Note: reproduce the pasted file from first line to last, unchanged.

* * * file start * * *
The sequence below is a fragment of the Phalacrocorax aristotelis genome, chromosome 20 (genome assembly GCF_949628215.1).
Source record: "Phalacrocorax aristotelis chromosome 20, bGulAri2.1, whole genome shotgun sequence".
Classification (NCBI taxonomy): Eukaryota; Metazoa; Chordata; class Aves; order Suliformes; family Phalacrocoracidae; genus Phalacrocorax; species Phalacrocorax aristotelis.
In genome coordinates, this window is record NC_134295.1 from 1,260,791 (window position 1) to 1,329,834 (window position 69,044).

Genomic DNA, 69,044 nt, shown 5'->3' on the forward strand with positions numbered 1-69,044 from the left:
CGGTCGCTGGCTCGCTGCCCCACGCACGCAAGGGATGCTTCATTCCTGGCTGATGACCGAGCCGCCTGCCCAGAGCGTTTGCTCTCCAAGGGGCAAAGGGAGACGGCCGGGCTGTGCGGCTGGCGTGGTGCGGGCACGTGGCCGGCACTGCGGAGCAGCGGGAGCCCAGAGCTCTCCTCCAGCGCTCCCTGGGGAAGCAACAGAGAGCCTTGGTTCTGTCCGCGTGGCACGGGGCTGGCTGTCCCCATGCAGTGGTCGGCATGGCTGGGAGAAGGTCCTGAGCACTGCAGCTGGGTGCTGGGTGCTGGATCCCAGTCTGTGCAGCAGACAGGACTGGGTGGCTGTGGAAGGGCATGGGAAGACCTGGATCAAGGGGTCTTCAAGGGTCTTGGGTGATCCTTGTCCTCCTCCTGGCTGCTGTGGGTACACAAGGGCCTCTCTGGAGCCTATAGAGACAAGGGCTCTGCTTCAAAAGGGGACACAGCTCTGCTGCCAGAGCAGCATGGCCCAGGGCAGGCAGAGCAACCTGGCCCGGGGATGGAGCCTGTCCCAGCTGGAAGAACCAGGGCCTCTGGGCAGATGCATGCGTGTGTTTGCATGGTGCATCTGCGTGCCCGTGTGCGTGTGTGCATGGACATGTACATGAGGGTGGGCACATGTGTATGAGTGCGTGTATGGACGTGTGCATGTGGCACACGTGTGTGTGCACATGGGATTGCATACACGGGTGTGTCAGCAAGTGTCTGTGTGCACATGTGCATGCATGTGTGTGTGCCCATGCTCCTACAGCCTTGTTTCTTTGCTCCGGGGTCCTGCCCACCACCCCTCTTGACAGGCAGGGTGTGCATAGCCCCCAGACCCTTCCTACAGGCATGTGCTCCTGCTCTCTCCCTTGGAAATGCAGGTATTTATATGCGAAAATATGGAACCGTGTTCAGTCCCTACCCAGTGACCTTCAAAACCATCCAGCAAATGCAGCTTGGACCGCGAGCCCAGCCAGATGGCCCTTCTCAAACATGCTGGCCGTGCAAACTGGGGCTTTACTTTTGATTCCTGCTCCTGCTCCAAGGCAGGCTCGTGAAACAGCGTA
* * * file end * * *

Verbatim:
The sequence below is a fragment of the Phalacrocorax aristotelis genome, chromosome 20 (genome assembly GCF_949628215.1).
Source record: "Phalacrocorax aristotelis chromosome 20, bGulAri2.1, whole genome shotgun sequence".
Classification (NCBI taxonomy): Eukaryota; Metazoa; Chordata; class Aves; order Suliformes; family Phalacrocoracidae; genus Phalacrocorax; species Phalacrocorax aristotelis.
In genome coordinates, this window is record NC_134295.1 from 1,260,791 (window position 1) to 1,329,834 (window position 69,044).

Genomic DNA, 69,044 nt, shown 5'->3' on the forward strand with positions numbered 1-69,044 from the left:
CGGTCGCTGGCTCGCTGCCCCACGCACGCAAGGGATGCTTCATTCCTGGCTGATGACCGAGCCGCCTGCCCAGAGCGTTTGCTCTCCAAGGGGCAAAGGGAGACGGCCGGGCTGTGCGGCTGGCGTGGTGCGGGCACGTGGCCGGCACTGCGGAGCAGCGGGAGCCCAGAGCTCTCCTCCAGCGCTCCCTGGGGAAGCAACAGAGAGCCTTGGTTCTGTCCGCGTGGCACGGGGCTGGCTGTCCCCATGCAGTGGTCGGCATGGCTGGGAGAAGGTCCTGAGCACTGCAGCTGGGTGCTGGGTGCTGGATCCCAGTCTGTGCAGCAGACAGGACTGGGTGGCTGTGGAAGGGCATGGGAAGACCTGGATCAAGGGGTCTTCAAGGGTCTTGGGTGATCCTTGTCCTCCTCCTGGCTGCTGTGGGTACACAAGGGCCTCTCTGGAGCCTATAGAGACAAGGGCTCTGCTTCAAAAGGGGACACAGCTCTGCTGCCAGAGCAGCATGGCCCAGGGCAGGCAGAGCAACCTGGCCCGGGGATGGAGCCTGTCCCAGCTGGAAGAACCAGGGCCTCTGGGCAGATGCATGCGTGTGTTTGCATGGTGCATCTGCGTGCCCGTGTGCGTGTGTGCATGGACATGTACATGAGGGTGGGCACATGTGTATGAGTGCGTGTATGGACGTGTGCATGTGGCACACGTGTGTGTGCACATGGGATTGCATACACGGGTGTGTCAGCAAGTGTCTGTGTGCACATGTGCATGCATGTGTGTGTGCCCATGCTCCTACAGCCTTGTTTCTTTGCTCCGGGGTCCTGCCCACCACCCCTCTTGACAGGCAGGGTGTGCATAGCCCCCAGACCCTTCCTACAGGCATGTGCTCCTGCTCTCTCCCTTGGAAATGCAGGTATTTATATGCGAAAATATGGAACCGTGTTCAGTCCCTACCCAGTGACCTTCAAAACCATCCAGCAAATGCAGCTTGGACCGCGAGCCCAGCCAGATGGCCCTTCTCAAACATGCTGGCCGTGCAAACTGGGGCTTTACTTTTGATTCCTGCTCCTGCTCCAAGGCAGGCTCGTGAAACAGCGTA